Zee Vee Twelve: 1992 BMW 850i
You are a wealthy banker in 1992 you need a ride that will impress your mistress, but won’t break down on the way to your coke dealer…so no finicky supercars. Domestic options are limited (Cadillac Allanté — hah!), so the logical thing to do was head down to your local fancy German car dealer and pickup something red. A Porsche 964 turbo was certainly an option, but if you wanted something that looked fast but wasn’t going to end up sliding backwards into a ditch, the wise banker would head to his local BMW dealer and pickup an 850. Find this 1992 BMW 850i offered for $7,500 in West Springfield, MA via craigslist. Tip from Jdah.
The E31 8-series was an entirely different breed of automobile from the 6-series that it superseded. It wasn’t simply a coupe version of the executive class 5-series,
but was a purpose built luxury machine designed and engineered with the aid
of CAD (Computer Aided Drafting) and FEA (Finite Element Analysis).
Klaus Kapitza’s (famous for his work on the Ford Capri, Escort, Sierra
& BMW Z-13 prototype) slippery design has withstood the test of time
and looks as dynamic today as it did when it was new in the showroom.
The M50B70 5 liter V12 under the hood produces 295 horsepower and 330 ft-lbs
of torque and is mated to a 4-spd automatic transmission. The V12 was a technological
tour-de-force in 1989, using an “alusil” engine block and drive by wire
throttles controlled by twin ECUs. Be sure to budget for the occasional electrical gremlins that will infest a supercar that is over 20 years old.
See a better cockpit for gettin’ jiggy with it? firstname.lastname@example.org
My opinion doesn't count but I've always found the 6 series gorgeous in a slightly understated sort of way. The proportions are just marvelous.
Again, my opinion = zero but I see nuthin' wrong with that! You could apply that critique to any number of cars, including the E-Type, I think.
Have you noticed how black wheels are the choice of soccer moms everywhere these days? They used to be OG, now they're MOM. Which sucks of course because the Shadowagon has, you guessed it, black wheels.
Black wheels look bada$$ but not necessarily good.
I wish this look would go away except on dedicated track cars.
Every car on earth can be improved with black steelies, however. Gotta be 15's. Dog dishes are a plus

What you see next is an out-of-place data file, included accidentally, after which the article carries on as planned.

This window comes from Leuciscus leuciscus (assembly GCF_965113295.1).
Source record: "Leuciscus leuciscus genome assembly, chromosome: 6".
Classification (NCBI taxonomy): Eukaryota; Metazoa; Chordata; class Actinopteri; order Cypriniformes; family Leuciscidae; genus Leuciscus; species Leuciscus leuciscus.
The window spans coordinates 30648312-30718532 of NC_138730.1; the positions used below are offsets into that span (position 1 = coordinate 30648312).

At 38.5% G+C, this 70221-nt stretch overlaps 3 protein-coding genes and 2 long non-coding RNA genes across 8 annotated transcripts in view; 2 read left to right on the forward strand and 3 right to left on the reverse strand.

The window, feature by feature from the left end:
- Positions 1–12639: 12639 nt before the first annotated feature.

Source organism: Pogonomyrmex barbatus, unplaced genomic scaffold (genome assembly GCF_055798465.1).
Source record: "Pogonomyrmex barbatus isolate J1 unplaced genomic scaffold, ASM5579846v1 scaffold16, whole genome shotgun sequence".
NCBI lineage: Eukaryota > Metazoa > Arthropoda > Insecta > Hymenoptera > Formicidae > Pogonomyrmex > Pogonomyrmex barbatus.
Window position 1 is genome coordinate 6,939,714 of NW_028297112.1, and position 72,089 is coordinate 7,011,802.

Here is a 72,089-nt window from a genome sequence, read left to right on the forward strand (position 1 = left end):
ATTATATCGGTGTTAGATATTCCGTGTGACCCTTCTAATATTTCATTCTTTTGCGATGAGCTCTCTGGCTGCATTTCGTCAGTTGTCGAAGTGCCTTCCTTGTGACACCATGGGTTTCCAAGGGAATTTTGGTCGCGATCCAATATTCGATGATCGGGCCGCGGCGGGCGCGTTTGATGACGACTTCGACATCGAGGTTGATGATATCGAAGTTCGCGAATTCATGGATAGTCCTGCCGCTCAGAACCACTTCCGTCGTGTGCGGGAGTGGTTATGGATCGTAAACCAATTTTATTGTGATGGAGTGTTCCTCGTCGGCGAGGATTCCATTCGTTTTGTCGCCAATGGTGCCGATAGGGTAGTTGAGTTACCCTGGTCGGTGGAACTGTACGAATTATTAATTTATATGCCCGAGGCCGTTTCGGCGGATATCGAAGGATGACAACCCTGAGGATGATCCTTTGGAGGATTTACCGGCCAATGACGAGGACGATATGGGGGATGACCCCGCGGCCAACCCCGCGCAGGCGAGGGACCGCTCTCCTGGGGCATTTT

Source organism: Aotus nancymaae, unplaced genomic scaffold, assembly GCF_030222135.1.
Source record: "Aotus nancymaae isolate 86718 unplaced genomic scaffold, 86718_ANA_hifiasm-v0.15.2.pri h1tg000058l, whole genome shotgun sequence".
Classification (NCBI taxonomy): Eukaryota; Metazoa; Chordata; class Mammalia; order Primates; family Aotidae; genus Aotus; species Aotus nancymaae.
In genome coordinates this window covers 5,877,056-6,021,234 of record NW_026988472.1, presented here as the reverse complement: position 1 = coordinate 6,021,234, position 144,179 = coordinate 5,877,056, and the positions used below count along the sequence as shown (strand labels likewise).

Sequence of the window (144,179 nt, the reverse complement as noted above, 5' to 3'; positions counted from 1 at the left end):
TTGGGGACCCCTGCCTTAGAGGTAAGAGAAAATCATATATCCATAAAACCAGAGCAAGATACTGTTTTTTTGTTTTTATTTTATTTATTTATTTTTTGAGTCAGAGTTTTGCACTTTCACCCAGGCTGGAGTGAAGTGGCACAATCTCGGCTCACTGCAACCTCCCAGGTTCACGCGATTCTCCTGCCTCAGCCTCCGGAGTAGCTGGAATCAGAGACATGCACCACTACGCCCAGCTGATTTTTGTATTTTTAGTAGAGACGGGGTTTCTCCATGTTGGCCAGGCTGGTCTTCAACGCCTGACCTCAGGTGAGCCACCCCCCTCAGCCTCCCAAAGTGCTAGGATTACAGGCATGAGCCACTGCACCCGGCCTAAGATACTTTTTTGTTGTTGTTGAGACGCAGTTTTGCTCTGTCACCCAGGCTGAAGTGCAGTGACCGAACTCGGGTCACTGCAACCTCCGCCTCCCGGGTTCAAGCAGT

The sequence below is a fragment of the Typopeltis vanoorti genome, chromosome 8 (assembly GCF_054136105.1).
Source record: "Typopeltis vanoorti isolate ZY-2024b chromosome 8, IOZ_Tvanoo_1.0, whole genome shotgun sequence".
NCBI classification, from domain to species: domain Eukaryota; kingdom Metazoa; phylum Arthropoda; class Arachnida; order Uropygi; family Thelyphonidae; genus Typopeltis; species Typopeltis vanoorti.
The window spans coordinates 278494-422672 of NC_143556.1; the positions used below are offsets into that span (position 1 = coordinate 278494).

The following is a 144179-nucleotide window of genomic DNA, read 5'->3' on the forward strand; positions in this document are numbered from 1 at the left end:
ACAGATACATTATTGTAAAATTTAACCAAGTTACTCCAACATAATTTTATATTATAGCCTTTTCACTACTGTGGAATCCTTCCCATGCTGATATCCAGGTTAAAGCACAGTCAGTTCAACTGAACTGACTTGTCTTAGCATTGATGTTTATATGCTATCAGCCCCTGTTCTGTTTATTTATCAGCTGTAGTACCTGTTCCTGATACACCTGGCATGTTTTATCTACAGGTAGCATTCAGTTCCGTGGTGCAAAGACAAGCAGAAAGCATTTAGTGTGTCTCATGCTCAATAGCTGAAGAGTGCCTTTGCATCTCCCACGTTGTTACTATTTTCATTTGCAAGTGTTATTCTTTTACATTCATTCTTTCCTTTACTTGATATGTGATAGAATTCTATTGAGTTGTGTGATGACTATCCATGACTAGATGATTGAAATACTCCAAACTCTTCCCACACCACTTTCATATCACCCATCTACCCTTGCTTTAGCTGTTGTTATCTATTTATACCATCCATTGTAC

Thanks, Jake. Gotta be steelies, with a small chrome/brushed nickel/silver cap to finish off the hub. NASCAR, or sleeper style. Unfortunately, it is so often done with fancy alloy over-designed…uh…wheel designs.
beautiful car but that V12 will drive you crazy and bankrupt. The only solution is to convert the electronics to 2 6 cylinder ECMs. Preferably put in a LS1 V8 or similar with a stick.
My Answers To Everything…
a) '69 Camaro best looking car ever built, early second-gens also very nice, even the late second-gen Camaros with the soft noses. Pontiac did some horrible things to theirs after '78 or so. The current Camaro…ugh. Looks like it needs armored shutters for the little vision ports someone thought were 'windows'.
b) Black wheels are better than chrome wheels at least, and the big polished billet or faux-billet Chinese cast junk.
c) I subscribed then and still subscribe today to the position on BMW that David E Davis Jr enunciated in the late '70s Car and Driver review of the E24 6-series – that BMW's coupes are never as good as their sedans. And that certainly seemed to be the case with the E31 – it seemed at the time like the textbook definition of wretched excess, though the interior was and is truly something special. In retrospect, it's a very pretty car, the proportions are perfect, and it makes all the big coupes (E63/F12) BMW's done since then look like crap.
on c) we only disagree on semantics, with the disagreement being that I'd call the i8 a big coupe, and it's gorgeous. I disagree completely with DED, in that I've had e24's and e28's, and they were a draw on driving dynamics, but the e24 got the nod for being the one I turned around to look at while walking away, EVERY time.